Over the past seven years, more of our fellow citizens have discovered that the pursuit of happiness leads to the path of service. Americans have volunteered in record numbers. Charitable donations are higher than ever. Faith-based groups are bringing hope to pockets of despair with newfound support from the federal government.
And, to help guarantee equal treatment of faith-based organizations when they compete for federal funds, I ask you to permanently extend Charitable Choice.
Tonight, the armies of compassion continue the march to a new day in the Gulf Coast. America honors the strength and resilience of the people of this region. We reaffirm our pledge to help them build stronger and better than before.
And tonight I'm pleased to announce that, in April, we will host this year's North American Summit of Canada, Mexico, and the United States in the great city of New Orleans.
There are two other pressing challenges that I've raised repeatedly before this body, and that this body has failed to address: entitlement spending and immigration.
Every member in this chamber knows that spending on entitlement programs -- like Social Security, Medicare and Medicaid -- is growing faster than we can afford.
We all know the painful choices ahead if American stays on this path: massive tax increases, sudden and drastic cuts in benefits, and crippling deficits.
I've laid out proposals to reform these programs. Now I ask members of Congress to offer your proposals and come up with a bipartisan solution to save these vital programs for our children and our grandchildren.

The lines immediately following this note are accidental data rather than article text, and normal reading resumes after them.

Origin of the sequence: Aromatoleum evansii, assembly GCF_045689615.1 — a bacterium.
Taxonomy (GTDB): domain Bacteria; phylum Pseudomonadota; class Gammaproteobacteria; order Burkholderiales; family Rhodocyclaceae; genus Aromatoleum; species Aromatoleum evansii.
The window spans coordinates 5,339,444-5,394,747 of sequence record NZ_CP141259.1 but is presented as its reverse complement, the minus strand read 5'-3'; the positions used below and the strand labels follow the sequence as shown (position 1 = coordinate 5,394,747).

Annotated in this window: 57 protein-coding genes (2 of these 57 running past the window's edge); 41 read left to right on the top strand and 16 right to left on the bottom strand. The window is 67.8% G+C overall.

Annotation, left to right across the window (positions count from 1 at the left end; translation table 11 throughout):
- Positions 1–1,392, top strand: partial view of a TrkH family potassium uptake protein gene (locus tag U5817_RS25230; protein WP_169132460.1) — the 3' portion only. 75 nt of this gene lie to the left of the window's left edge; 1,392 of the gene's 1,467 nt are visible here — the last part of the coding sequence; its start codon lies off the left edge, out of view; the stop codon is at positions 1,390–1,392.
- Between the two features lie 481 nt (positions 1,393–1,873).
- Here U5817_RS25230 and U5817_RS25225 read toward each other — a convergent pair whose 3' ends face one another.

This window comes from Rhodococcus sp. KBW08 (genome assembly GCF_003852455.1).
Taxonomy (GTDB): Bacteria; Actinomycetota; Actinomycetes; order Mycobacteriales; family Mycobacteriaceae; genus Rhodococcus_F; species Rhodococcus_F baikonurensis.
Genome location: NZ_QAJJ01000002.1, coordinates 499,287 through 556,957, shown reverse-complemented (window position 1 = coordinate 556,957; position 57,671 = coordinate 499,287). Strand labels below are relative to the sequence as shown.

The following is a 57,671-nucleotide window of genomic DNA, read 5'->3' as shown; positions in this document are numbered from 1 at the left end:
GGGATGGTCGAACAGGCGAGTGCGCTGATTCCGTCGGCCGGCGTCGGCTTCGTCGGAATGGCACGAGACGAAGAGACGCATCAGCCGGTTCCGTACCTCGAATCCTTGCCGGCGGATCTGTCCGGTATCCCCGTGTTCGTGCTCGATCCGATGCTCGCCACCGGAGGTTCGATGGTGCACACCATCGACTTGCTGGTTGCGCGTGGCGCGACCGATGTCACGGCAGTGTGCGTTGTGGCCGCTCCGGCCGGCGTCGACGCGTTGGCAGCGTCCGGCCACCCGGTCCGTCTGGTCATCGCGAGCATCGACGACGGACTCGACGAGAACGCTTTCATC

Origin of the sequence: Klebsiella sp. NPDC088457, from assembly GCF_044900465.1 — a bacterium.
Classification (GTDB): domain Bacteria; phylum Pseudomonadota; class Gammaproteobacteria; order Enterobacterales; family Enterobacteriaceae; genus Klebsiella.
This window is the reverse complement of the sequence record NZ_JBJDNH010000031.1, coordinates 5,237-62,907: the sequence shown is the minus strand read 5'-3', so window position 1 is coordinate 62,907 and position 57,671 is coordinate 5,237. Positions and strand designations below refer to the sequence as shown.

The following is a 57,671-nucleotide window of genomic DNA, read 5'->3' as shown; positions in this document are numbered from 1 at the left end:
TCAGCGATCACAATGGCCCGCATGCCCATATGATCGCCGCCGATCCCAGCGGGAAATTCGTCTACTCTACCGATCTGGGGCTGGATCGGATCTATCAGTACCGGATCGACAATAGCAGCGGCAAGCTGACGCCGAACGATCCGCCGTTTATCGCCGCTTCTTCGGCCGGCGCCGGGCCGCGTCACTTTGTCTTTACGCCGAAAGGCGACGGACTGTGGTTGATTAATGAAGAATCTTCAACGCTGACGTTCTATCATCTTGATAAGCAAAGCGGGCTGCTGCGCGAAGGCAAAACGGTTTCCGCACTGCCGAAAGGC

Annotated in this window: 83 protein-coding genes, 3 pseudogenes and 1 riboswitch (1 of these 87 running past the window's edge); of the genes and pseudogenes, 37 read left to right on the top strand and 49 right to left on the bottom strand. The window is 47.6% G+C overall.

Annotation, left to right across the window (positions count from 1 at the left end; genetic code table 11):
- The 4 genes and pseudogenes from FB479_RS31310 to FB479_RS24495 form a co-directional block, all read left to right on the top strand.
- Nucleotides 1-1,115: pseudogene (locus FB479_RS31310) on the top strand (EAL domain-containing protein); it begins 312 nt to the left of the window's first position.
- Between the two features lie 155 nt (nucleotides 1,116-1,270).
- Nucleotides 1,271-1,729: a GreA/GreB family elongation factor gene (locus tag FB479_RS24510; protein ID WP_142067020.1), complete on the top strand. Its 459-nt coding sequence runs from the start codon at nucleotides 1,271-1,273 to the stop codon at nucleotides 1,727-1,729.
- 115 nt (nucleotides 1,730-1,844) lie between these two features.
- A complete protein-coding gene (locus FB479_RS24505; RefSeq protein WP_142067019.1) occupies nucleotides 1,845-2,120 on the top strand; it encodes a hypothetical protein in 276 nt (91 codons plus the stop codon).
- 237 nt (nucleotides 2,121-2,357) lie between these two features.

The other pressing challenge is immigration. America needs to secure our borders. And, with your help, my administration is taking steps to do so. We're increasing work site enforcement, deploying fences and advanced technologies to stop illegal crossings.
We've effectively ended the policy of "catch and release" at the border. And by the end of this year, we will have doubled the number of border patrol agents.
Yet we also need to acknowledge that we will never fully secure our border until we create a lawful way for foreign workers to come here and support our economy.
This will take pressure off the border and allow law enforcement to concentrate on those who mean us harm.
We must also find a sensible and humane way to deal with people here illegally. Illegal immigration is complicated, but it can be resolved, and it must be resolved in a way that upholds both our laws and our highest ideals.
This is the business of our nation here at home. Yet building a prosperous future for our citizens also depends on confronting enemies abroad and advancing liberty in troubled regions of the world.
Our foreign policy is based on a clear premise: We trust that people, when given the chance, will choose a future of freedom and peace.
In the last seven years, we have witnessed stirring moments in the history of liberty. We've seen citizens in Georgia and Ukraine stand up for their right to free and fair elections. We've seen people in Lebanon take to the streets to demand their independence. We've seen Afghans emerge from the tyranny of the Taliban and choose a new president and a new parliament.
We've seen jubilant Iraqis holding up ink-stained fingers and celebrating their freedom.